Week 15 - Catholic Ethics (p. 471-672)

Further expressing the deep continuity between Catholocism and Judaism, the Church then leads us to the "Decalogue" as the guide to Christian life. Their original location is either Exodus 20 or Deuteronomy 5. There is nothing essentially "new" about the Decalogue in human history, for
"From the beginning, God had implanted in the heart of man the precepts of the natural law. Then he was content to remind them of them. This was the Decalogue." -St. Irenaeus (pt. 2070)
But important to remember that the 10 commandments are not abstract moral principles that we are to follow by our own effort. The title to this section is called "Life in Christ," meaning we follow the 10 commandments by abiding in the same Christ (who dwells in us by the Holy Spirit) who fulfilled the law perfectly (pt. 2074).

But before getting to the big Ten, the Catechism establishes the freedom of the human creature. This may seem obvious, but there are many contemporary systems of thought that deny human freedom, e.g. Behaviourism, Determinism, some forms (but not all) of Protestantism.

Freedom is one of the manifestations of God's image within human beings. Freedom entails responsibility. Freedom does not simply mean the ability to choose good or bad - by choosing the bad continually one can lose one's freedom (how "free" is an alcoholic?), and by choosing the good continually one can increase in freedom. Christ died in order to restore the freedom which we lost at the Fall.

In heaven we will be perfectly free, because we will only be able to choose the good.

The Beatitudes are also covered in the Catechism at this point because they illustrate that joy that underlies the following of the law in other Christ, rather than the commandments being a chore we do out of duty. The Beatitudes "depict the countenance of Jesus Christ"(pt. 1717).

John Henry Newman called conscience the "aboriginal Vicar of Christ," by which he means all humans from time immemorial have had a "voice" within them telling them what is right or wrong. The Catechism defines conscience as
"a judgment of reason whereby the human person recognizes the moral quality of a concrete act that he is going to perform, is in the process of performing, or has already completed." (pt. 1778)
Unless you've either never committed sin or are an alien, you should be able to relate.

Conscience however needs to be educated. For example, someone who thinks there is nothing wrong with cheating has a poorly educated conscience. Conversely, someone whose conscience condemns them for trivial or insignificant matters also has an undeveloped conscience. St. Paul's words on this matter are instructive as well.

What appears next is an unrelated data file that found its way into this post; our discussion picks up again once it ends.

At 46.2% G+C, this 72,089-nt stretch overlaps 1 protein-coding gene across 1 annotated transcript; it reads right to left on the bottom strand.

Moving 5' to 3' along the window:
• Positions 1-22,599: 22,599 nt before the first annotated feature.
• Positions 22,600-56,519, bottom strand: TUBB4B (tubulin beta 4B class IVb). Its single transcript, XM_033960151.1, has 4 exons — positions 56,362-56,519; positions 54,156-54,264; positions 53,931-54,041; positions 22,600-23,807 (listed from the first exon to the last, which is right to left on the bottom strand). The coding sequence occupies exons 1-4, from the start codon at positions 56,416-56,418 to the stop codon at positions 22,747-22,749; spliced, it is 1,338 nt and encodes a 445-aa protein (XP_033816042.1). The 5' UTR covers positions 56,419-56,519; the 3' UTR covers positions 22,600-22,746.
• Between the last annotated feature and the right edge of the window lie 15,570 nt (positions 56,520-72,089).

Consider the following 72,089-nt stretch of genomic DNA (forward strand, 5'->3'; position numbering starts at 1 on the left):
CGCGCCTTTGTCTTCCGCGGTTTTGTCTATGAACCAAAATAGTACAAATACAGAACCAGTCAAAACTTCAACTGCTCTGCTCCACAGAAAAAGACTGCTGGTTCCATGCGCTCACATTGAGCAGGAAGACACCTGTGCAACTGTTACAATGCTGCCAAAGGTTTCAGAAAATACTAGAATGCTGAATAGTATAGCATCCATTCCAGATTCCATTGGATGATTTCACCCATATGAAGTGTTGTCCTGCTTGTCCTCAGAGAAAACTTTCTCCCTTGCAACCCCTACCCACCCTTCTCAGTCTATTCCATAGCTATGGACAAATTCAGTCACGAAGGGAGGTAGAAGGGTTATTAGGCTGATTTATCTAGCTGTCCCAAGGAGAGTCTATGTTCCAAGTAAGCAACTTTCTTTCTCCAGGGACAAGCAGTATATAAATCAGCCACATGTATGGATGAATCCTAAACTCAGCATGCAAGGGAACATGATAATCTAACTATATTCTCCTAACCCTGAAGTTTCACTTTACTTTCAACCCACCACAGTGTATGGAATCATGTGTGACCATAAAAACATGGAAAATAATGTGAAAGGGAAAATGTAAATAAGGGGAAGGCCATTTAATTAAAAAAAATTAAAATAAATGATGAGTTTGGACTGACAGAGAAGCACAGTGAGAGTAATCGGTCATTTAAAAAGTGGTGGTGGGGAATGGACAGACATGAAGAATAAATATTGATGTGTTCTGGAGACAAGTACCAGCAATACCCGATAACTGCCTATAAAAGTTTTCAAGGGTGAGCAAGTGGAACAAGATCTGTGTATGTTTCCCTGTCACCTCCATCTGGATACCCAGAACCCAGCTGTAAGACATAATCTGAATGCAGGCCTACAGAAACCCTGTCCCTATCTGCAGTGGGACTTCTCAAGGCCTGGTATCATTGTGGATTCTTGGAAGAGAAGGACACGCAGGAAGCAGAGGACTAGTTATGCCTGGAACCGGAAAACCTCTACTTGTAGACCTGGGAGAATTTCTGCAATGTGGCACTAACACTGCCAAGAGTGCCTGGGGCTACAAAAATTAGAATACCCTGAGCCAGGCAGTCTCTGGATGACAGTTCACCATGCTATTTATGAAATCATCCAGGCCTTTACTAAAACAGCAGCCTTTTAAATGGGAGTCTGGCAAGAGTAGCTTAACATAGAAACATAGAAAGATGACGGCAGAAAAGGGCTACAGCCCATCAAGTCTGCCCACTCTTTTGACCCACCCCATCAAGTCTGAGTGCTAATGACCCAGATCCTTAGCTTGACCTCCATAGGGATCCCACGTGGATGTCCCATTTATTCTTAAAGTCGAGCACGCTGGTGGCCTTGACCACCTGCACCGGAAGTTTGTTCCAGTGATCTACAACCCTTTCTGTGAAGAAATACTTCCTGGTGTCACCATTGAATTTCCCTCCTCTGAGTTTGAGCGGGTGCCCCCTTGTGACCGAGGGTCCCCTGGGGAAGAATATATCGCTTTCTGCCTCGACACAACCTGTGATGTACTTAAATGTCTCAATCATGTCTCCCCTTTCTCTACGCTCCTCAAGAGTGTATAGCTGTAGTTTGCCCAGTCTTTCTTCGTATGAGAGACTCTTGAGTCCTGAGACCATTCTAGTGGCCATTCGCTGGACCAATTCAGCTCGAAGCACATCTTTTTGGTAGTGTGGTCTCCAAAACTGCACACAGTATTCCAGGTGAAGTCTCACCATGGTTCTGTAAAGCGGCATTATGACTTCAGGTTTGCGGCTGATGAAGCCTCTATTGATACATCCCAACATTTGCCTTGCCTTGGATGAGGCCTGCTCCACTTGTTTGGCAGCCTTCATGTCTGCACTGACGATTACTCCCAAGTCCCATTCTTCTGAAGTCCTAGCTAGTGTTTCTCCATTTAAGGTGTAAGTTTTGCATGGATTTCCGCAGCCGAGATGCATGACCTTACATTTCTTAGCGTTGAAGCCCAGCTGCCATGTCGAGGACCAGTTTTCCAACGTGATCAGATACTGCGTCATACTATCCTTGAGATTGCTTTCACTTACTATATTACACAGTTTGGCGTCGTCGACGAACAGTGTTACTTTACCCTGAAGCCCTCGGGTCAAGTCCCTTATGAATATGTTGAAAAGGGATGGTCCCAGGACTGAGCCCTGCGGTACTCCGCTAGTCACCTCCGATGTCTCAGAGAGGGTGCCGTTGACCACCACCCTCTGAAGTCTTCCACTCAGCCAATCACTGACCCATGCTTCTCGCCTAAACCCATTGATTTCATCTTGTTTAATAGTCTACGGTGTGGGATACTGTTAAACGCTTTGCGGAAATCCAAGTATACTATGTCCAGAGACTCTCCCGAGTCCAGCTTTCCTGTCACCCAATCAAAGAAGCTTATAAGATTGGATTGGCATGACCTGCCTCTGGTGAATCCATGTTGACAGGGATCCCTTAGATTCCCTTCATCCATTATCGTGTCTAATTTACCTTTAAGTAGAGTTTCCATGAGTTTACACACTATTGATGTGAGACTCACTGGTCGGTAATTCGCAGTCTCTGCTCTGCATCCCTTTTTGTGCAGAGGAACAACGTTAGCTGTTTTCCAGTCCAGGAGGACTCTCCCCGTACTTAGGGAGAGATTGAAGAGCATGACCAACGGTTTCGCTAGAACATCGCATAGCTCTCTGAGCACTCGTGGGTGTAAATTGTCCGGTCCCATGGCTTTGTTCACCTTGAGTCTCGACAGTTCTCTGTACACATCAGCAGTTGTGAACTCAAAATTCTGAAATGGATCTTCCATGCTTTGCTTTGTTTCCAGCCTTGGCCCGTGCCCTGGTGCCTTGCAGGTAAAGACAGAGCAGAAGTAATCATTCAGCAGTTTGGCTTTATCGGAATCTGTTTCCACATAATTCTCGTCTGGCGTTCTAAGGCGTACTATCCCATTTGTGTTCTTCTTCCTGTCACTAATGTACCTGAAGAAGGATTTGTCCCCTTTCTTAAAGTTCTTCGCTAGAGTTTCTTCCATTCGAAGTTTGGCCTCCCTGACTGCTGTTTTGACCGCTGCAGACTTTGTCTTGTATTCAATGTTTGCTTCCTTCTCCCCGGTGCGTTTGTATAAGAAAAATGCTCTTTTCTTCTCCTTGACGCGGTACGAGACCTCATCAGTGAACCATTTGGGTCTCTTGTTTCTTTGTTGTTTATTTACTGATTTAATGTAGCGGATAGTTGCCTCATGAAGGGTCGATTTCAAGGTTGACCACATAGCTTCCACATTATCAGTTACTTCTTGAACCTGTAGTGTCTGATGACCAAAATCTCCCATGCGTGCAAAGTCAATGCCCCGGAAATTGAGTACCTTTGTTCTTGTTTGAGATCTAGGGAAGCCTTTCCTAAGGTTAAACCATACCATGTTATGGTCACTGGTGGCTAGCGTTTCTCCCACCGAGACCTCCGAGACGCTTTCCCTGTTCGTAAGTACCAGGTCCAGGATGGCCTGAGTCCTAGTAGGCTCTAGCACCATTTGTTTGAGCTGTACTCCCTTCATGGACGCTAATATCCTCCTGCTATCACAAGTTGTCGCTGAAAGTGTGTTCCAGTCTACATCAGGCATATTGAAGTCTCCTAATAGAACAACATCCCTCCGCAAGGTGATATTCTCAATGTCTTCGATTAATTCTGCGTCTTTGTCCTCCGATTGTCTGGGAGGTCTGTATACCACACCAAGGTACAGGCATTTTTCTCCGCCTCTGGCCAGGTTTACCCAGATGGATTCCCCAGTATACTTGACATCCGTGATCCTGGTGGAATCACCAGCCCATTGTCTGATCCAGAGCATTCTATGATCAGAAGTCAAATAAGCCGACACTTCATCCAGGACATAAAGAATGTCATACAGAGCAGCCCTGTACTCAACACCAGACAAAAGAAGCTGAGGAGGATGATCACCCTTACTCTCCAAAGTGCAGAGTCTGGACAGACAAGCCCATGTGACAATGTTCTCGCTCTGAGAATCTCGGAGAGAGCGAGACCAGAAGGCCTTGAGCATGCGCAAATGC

The process of learning the 10 commandments is educating the conscience. But no matter how well educated your conscience is, YOU SHOULD NEVER ACT AGAINST CONSCIENCE (see pt. 1790).

This site is a fun introduction to the virtues listed in the Catechism.

Classic definition of sin: "an utterance, a deed, or a desire contrary to the eternal law." - St. Augustine (see point 1859)

Classic definition of love: "To love is to will the good of another." - Thomas Aquinas (point 1766)

The Ten Commandments

"You shall love the Lord your God with all your heart, soul, mind and strength." -Jesus

1. I am the Lord your God. You shall have no strange gods before me.
NOT INCLUDED: Use of images or statues, provided we worship of venerate through them, not to them.
2. You shall not take my name in vain.
INCLUDED: Going to mass perfunctorily, saying "Jesus Christ!" when you stub your toe.
3. Honor the Sabbath day and keep it holy.
INCLUDED: As much as is within our power, we should not work too little or too much. We should attend mass weekly as well as holy days of obligation.

"You shall love your neighbor as youself" -Jesus

4. Honor your father and your mother.
INCLUDED: Taking care of parents in old age
5. You shall not kill. (now with upgrade!)
INCLUDED: Abortion and Euthanasia.
6. You shall not commit adultery. (now with upgrade!)
See notes from Weigel's talk
7. You shall not steal.
INCLUDED: Withholding our excess from the poor who have a right to it! "Not to enable the poor to share in our goods is to steal from them an deprive them of life" -St. John Chrysostom (pt. 2446)

8. You shall not bear false witness against your neighbor.
INCLUDED: Gossip, slander. A good rule is not to say anything about someone that you wouldn't say to if they were present, or simply Eph. 4:29. Not to mention Matt 12:36-37! Ouch!
9. You shall not covet your neighbor's wife (or husband!).

10. You shall not covet anything that belongs to your neighbor.
Remember the antidote, to covetousness, GRATITUDE!
In addition to all this, there is also our Lord's injunction to "be perfect, as your heavenly father is perfect" (Matthew 5:48). Therefore all this would be an utterly impossible burden without him, but with him it is an exciting challenge to nothing less than Sainthood!

A Greek vase depicting Orestes and the Furies, a classical of example of conscience condemning the perpetrator of an unjust act (see point 1781)

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